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Periodontal Procedures

Scaling and Root Planing


Scaling and root planing is the basis for treatment of periodontitis.  The objective of the procedure is to remove both hard and soft plaque (bacteria) that grow on the root surface underneath the gum tissue.  This results in a reduction of inflammation and reduction of pocket depth.  Scaling and root planing does not cure periodontal disease but is simply the preliminary procedure in the ongoing process to control the disease. Maintenance care every three months is the control.


Although scaling and root planing is sometimes performed by the periodontist, most of the time it is the dental hygienist.  Scaling and root planing is very difficult to accomplish well especially when the pockets become deeper.  Experience is the key.  Our hygienists each have over 20 years of clinical experience.


Scaling and root planing is only indicated for treatment of periodontitis- not for gingivitis.  Dr. Kaiser commonly sees second opinion consults where scaling and root planing have been recommended in cases of gingivitis and simple calculus accumulation. A correct diagnosis is essential.


Osseous Surgery/Open Flap Debridement


Osseous Surgery was “the bread and butter” of periodontists in the 1960s and ‘70s.  Then, researchers from the University of Michigan found that the less traumatic open flap debridement worked just as well with fewer postoperative problems.


Osseous surgery requires opening up the gum tissue and reshaping the jaw bone to try and eliminate the bone pockets.  The gum tissue is then repositioned further along the tooth, resulting in the long tooth look and sensitive teeth.


Open flap debridement, on the other hand, is simply scaling and rootplaning with visual access.  Lack of visual access is the limiting factor to effective scaling and root planing because the hygienist/dentist simply cannot see the root to clean it.  Open flap debridement is the solution to this problem because the gingival tissue is temporarily pulled away from the tooth to allow visual access. The root surface is scaled, and then the gum tissue is replaced.  Both scaling and root planing and open flap debridement have the same objective, clean the tooth root. 


Open flap debridement is Dr. Kaiser’s preferred procedure compared to osseous surgery which is almost never utilized in his office.


Guided Bone Regeneration and Bone Grafts


During periodontal disease and pocket formation a common misconception is the focus on bone loss.  Actually, the important thing to focus on is loss of the connection between the tooth root and the bone surface.  This connection is mediated by a ligament made up of collagen fibers inserted into the bone and tooth root, called the periodontal ligament.  Many periodontists are skeptical of our ability to regenerate the periodontal ligament and thus restore the connection which was present during health.  Although researchers sometimes document successful partial regeneration, it does not take place predictably in every day clinical practice.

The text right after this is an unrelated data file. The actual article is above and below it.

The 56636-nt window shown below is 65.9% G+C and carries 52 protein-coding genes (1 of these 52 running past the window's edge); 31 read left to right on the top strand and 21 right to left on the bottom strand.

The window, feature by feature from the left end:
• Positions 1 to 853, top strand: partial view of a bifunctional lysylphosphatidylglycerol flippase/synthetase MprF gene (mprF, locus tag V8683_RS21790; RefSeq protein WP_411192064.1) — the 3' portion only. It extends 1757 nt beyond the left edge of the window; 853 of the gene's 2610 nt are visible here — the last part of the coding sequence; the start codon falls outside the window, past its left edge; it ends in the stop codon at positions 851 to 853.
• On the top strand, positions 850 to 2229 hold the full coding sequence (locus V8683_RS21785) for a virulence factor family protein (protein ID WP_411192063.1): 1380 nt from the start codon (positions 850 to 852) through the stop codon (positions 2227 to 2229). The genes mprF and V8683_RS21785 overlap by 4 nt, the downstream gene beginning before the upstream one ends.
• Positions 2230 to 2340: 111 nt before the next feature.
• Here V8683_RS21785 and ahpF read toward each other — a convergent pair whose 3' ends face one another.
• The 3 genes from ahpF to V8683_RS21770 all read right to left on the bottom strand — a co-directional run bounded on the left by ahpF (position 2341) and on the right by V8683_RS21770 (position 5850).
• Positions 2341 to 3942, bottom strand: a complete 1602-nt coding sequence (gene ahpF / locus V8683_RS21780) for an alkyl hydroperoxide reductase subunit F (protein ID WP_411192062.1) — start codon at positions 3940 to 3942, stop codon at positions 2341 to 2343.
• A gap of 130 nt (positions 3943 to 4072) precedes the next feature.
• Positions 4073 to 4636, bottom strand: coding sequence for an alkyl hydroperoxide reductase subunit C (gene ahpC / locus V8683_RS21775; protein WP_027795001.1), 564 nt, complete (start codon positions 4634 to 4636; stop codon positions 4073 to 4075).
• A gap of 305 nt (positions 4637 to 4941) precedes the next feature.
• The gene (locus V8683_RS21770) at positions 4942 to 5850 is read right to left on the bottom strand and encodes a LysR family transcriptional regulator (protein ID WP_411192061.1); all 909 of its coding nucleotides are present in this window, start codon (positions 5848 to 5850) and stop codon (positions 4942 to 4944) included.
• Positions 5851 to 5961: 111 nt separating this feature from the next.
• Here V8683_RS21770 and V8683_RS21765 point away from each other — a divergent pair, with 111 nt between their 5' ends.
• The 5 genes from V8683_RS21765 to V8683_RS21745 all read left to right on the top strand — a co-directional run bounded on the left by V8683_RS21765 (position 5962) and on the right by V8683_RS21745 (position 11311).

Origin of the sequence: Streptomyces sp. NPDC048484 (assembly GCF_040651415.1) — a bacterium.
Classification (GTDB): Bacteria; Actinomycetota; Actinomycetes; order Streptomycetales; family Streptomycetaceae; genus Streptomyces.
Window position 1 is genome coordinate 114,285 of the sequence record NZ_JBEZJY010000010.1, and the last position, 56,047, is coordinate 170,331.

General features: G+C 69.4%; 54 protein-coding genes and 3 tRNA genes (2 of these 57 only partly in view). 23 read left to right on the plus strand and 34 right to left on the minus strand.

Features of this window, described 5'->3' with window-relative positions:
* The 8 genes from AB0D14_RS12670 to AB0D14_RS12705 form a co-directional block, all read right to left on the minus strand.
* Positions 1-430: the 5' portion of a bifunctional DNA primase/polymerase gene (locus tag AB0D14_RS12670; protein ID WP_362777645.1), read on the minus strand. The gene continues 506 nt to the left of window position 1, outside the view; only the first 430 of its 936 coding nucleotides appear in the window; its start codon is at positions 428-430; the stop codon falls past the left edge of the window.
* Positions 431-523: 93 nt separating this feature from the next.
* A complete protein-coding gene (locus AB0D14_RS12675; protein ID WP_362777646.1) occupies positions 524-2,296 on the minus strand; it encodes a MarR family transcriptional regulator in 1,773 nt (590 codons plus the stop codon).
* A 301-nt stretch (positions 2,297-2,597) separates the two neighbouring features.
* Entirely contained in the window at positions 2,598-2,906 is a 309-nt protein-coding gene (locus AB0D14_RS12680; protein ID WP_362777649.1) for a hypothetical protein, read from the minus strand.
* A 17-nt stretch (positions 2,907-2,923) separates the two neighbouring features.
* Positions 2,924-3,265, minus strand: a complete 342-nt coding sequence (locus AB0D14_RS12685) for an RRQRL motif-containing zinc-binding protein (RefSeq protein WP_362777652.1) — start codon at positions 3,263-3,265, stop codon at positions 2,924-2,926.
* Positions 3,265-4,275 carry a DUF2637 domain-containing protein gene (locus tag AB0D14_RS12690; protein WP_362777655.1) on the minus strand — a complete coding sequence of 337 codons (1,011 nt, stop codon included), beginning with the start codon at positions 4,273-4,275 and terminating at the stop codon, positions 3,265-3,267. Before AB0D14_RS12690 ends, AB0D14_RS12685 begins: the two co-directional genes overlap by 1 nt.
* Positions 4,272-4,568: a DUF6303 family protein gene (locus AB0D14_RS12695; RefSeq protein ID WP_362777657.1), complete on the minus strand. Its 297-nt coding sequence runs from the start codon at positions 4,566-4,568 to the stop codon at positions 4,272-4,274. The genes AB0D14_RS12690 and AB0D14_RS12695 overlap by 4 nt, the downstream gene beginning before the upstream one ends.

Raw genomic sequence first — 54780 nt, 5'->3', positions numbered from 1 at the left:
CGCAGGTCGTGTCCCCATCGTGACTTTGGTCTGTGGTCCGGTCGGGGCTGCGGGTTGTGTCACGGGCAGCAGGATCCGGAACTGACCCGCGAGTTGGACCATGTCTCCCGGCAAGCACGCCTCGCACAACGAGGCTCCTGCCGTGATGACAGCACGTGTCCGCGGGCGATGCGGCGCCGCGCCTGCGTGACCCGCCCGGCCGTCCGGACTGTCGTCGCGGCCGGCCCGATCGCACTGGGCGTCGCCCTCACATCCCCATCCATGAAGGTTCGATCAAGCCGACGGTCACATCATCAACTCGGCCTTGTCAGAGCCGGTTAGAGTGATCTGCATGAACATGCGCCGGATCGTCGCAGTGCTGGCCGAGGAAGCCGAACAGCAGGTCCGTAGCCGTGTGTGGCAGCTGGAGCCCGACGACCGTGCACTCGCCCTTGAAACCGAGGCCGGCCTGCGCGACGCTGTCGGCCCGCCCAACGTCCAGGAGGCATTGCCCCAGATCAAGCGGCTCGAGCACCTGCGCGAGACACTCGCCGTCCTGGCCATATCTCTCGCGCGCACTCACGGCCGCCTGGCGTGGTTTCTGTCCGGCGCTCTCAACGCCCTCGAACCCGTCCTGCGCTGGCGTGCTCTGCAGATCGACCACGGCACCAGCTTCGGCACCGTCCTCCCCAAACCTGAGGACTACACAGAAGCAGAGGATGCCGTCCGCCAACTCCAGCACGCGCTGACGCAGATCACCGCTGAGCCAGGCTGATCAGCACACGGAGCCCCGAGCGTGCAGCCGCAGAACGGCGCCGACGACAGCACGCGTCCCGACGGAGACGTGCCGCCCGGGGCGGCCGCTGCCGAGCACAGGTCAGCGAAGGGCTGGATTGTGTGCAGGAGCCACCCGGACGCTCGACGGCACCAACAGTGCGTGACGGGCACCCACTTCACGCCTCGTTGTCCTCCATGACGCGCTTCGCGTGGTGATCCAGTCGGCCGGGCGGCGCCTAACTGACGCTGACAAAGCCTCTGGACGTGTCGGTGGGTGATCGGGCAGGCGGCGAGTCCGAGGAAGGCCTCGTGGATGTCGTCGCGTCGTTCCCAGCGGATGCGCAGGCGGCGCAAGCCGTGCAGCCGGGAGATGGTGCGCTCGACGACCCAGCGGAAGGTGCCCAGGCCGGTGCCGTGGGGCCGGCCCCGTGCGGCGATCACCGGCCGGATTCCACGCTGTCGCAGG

Dr. Kaiser has found these procedures to be useful in selective situations, but routine scaling and rootplaning, or in advanced cases open flap debridement, remain the treatment of choice in almost every case.


Crown Lengthening


Sometimes a tooth becomes decayed or broken down below the gum line.  In these cases the gum and bone line need to be adjusted to allow the dentist to place a restoration, such as a crown or filling.  Also a dentist may have placed a restoration that extends too far under the gum line and is causing soreness and inflammation, which is another situation that may benefit from crown lengthening. 


Socket Preservation


When a tooth is extracted many times the gum tissue undergoes shrinkage because the underlying bone level changes.  This shrinkage may be a cosmetic problem in the front part of the mouth, but is often not a problem in the back, unless a dental implant is to be placed.


Socket preservation in the front of the mouth is usually a good idea. The benefit in the back of the mouth is questionable.


If an implant is to be placed, it is usually best to place the implant at the time of extraction which would eliminate the need for socket grafting and avoid unnecessary cost and delay in overall treatment time.  The exceptions are molar teeth which generally should be extracted and the socket allowed healing naturally before the implant is placed.  Usually a socket graft is not needed in a molar extraction site. 


Soft Tissue Grafts


Gingival recession is commonplace.  Most areas of gingival recession do not cause symptoms and are not pathologic.  Ultimately most recession, except that recession caused by periodontal disease, occurs because the gum and bone covering the root are too thin to stand the patient’s day to day function and brushing,or the tooth has been repositioned due to orthodontic treatment or due to function.  The result is that the gum line recedes until the point is reached where the gum is thick enough to resist. Therefore all most all recession is self limiting. 


Dr. Kaiser believes there are only two absolute indications to surgically intervene:


1.  Desire of the patient to improve the appearance.


2.  The presence of inflammatory disease, bleeding and or pus, that is not responsive to other routine periodontal procedures.   


This is not to say there are no other indications to consider a soft tissue graft.  It is just that fear of tooth loss is usually not one of them.  As an anecdotal observation in his 32 years of practice, Dr. Kaiser cannot remember ever seeing a tooth lost due to simple gum recession, meaning the recession was not caused by inflammation, or the presence of blood or pus. 

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